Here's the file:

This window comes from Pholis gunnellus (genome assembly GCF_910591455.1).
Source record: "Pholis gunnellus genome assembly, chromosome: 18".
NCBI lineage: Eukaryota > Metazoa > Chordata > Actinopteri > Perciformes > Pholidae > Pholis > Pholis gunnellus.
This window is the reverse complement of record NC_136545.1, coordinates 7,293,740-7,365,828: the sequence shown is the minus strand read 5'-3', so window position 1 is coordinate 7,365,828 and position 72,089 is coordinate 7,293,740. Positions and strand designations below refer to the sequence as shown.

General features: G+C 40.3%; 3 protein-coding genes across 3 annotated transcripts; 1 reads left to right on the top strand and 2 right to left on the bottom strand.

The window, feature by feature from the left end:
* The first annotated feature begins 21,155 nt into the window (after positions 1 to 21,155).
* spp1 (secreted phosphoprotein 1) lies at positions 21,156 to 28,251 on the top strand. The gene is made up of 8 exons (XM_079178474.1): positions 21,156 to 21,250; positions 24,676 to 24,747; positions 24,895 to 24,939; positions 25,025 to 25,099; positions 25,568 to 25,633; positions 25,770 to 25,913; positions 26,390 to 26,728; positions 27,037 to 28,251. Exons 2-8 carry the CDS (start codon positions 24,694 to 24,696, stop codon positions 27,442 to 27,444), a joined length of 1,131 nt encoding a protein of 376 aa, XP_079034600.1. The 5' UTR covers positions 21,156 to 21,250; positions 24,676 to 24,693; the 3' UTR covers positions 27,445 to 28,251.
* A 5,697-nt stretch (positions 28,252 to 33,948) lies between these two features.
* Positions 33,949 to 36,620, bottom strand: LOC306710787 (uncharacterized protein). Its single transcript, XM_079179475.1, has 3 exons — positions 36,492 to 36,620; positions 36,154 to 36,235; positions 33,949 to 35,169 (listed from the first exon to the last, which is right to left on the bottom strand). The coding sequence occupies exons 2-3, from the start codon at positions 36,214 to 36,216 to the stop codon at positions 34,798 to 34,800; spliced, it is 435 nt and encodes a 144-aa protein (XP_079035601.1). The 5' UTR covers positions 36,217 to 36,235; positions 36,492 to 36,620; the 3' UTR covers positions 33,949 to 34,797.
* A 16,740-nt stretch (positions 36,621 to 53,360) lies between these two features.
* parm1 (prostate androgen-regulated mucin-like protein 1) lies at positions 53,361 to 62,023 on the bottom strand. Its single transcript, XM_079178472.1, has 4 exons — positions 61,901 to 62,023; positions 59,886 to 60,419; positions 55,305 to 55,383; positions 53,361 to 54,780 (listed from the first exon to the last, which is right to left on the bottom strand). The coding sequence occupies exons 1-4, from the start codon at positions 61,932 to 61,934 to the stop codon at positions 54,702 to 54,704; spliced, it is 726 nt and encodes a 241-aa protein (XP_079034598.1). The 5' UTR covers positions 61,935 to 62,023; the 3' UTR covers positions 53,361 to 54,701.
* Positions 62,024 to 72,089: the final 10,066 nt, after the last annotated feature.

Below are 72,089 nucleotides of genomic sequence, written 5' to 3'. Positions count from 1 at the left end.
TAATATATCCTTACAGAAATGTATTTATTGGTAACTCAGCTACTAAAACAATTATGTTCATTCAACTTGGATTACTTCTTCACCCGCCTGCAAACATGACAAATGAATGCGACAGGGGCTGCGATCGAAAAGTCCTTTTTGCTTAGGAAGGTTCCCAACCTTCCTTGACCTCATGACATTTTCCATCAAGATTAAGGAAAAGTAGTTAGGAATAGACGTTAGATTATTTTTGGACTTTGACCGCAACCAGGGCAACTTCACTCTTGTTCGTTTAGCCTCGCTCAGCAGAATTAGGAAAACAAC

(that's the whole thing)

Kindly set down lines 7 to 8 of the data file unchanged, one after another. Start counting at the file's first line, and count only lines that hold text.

* The first annotated feature begins 21,155 nt into the window (after positions 1 to 21,155).
* spp1 (secreted phosphoprotein 1) lies at positions 21,156 to 28,251 on the top strand. The gene is made up of 8 exons (XM_079178474.1): positions 21,156 to 21,250; positions 24,676 to 24,747; positions 24,895 to 24,939; positions 25,025 to 25,099; positions 25,568 to 25,633; positions 25,770 to 25,913; positions 26,390 to 26,728; positions 27,037 to 28,251. Exons 2-8 carry the CDS (start codon positions 24,694 to 24,696, stop codon positions 27,442 to 27,444), a joined length of 1,131 nt encoding a protein of 376 aa, XP_079034600.1. The 5' UTR covers positions 21,156 to 21,250; positions 24,676 to 24,693; the 3' UTR covers positions 27,445 to 28,251.